AUGUSTA, Maine — A legal dispute over where a severely mentally ill patient who twice attacked staff members at Riverview Psychiatric Center belongs has reignited a long-standing debate about whether Maine needs to open a new high-security psychiatric hospital and if so, who should run it.
After Wednesday’s court hearing in Kennebec County Superior Court regarding an assault charge against Anthony Reed, the National Alliance on Mental Illness-Maine — a leading advocacy group — called on the state Department of Health and Human Services to create and oversee a forensic hospital to treat Maine’s most violent patients.
Reed, who attacked Riverview staff members in 2012 at the hospital and in 2014 during an interview at Kennebec County Jail, has been held at times at a mental health unit at the Maine State Prison in Warren, which NAMI contends is against the law and improperly criminalizes a mental illness.
“Looking for a connection back to his humanity, Anthony’s focus was on being able to attend groups and have a life outside of a small jail cell,” reads a NAMI news release. “He has been shackled anytime he has left his jail cell for over a year. … He is a person living with a serious mental illness, not a criminal. He deserves far better than the state of Maine has provided.”
DHHS Commissioner Mary Mayhew said in a written statement that Democrats — along with NAMI — were to blame for not supporting a solution to the problem that was proposed by Gov. Paul LePage’s administration earlier this year.
“We’re pleased that NAMI finally supports our proposal to create a separate, secure forensic facility for highly violent psychiatric patients, but where were they when this proposal was recently put before the Legislature? … We wish that NAMI would more appropriately direct their concerns to the lawmakers who have opposed and obstructed this proposal, instead of politicizing this serious concern and challenge,” said Mayhew.
The bill Mayhew refers to is LD 1428, which failed along mostly party lines in June. The bill sought to appropriate about $1.5 million a month to create a “Forensic Treatment Fund” with which DHHS would seek a private contractor to care for violent patients who have been found not criminally responsible for crimes because of their mental illnesses.
Rep. Drew Gattine, D-Westbrook, who co-chairs the Health and Human Services Committee, said LD 1428 was proposed in the final days of this year’s session and there wasn’t enough time to consider the implications or have crucial questions answered. Gattine said he attempted on the House floor to have the bill sent back to the committee for more work and carried over until next year for consideration, but his motion was rejected, mostly by Republicans.
As a result, the bill died.
“If you looked at the content of that bill you never would have known what they were proposing,” said Gattine. “They were proposing spending $18.5 million a year so we could outsource forensic services to some outside entity. … It was unclear how it was going to be overseen and regulated, or how people’s rights under the law and the Consent Decree would be protected. We had a lot of significant questions that we needed answers for before we moved forward.”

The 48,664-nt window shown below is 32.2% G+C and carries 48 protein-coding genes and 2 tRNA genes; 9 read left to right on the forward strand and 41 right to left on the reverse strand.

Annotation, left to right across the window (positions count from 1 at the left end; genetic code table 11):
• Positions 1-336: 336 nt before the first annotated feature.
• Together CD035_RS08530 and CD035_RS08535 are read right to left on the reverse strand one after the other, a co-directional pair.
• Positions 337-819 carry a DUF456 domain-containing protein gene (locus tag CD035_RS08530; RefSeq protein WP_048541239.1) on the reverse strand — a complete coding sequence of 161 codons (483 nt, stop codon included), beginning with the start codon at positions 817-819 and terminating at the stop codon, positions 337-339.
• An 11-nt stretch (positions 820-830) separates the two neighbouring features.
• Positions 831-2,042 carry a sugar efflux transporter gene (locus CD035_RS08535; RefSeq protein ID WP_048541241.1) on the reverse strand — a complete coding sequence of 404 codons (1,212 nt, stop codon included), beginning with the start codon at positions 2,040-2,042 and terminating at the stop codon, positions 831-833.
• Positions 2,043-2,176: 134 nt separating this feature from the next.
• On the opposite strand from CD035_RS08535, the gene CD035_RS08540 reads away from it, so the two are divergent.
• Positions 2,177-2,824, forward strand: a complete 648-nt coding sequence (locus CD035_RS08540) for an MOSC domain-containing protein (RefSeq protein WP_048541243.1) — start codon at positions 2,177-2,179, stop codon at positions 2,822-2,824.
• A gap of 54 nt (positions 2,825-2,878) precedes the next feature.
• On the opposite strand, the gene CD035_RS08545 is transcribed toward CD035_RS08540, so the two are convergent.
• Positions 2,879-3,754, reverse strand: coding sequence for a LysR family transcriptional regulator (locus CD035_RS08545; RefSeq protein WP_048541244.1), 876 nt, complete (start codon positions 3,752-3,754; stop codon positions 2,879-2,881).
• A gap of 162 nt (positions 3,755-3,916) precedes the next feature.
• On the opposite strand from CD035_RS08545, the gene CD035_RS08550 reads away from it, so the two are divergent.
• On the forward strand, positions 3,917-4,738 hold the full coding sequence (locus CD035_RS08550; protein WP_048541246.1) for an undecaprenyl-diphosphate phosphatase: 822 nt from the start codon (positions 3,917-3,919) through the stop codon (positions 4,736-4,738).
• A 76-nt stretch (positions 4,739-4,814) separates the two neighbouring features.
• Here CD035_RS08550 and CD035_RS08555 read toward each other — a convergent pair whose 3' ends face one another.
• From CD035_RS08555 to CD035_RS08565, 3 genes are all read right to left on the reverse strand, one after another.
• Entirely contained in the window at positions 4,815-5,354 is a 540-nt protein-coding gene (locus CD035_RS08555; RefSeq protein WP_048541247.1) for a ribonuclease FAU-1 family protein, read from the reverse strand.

Gattine said he tried to return the Legislature’s attention to the problem with the submission of a bill for the upcoming session that begins in January that would have asked DHHS for a detailed proposal. That bill was blocked with a 5-5 party-line vote last week by the Legislative Council, a committee of legislative leaders, which among other things decides which bills move forward in the second, shorter legislative session.
“Let’s start planning a solution to this problem based on what we need,” said Gattine. “The idea that someone who has gone through a court process and found to be not guilty [because of mental defect] can then be turned over to the corrections department, anyone who cares about civil rights and personal liberty should be very concerned about that.”
Sen. Eric Brakey, R-Auburn, who co-chairs the Health and Human Services Committee, also blamed Democrats for blocking LePage’s initiative.
“The Republicans on the committee were ready to move forward on it and do it,” he said. “We thought it was necessary to address this long-standing, acute problem at Riverview, but the Democrats argued that they didn’t feel they had enough information.”
Disability Rights Maine testified during the committee process that they also had a series of unanswered questions that had to be answered before they could support the proposal.
In its release Wednesday, NAMI also criticized a proposal to send Reed to an out-of-state private forensic facility as the wrong approach and an example of DHHS failing to live up to its responsibility.
“The state of Maine will spend thousands of dollars supporting a for-profit correctional facility rather than developing the capacity to serve Mainers with serious mental illness right here at home,” the release states.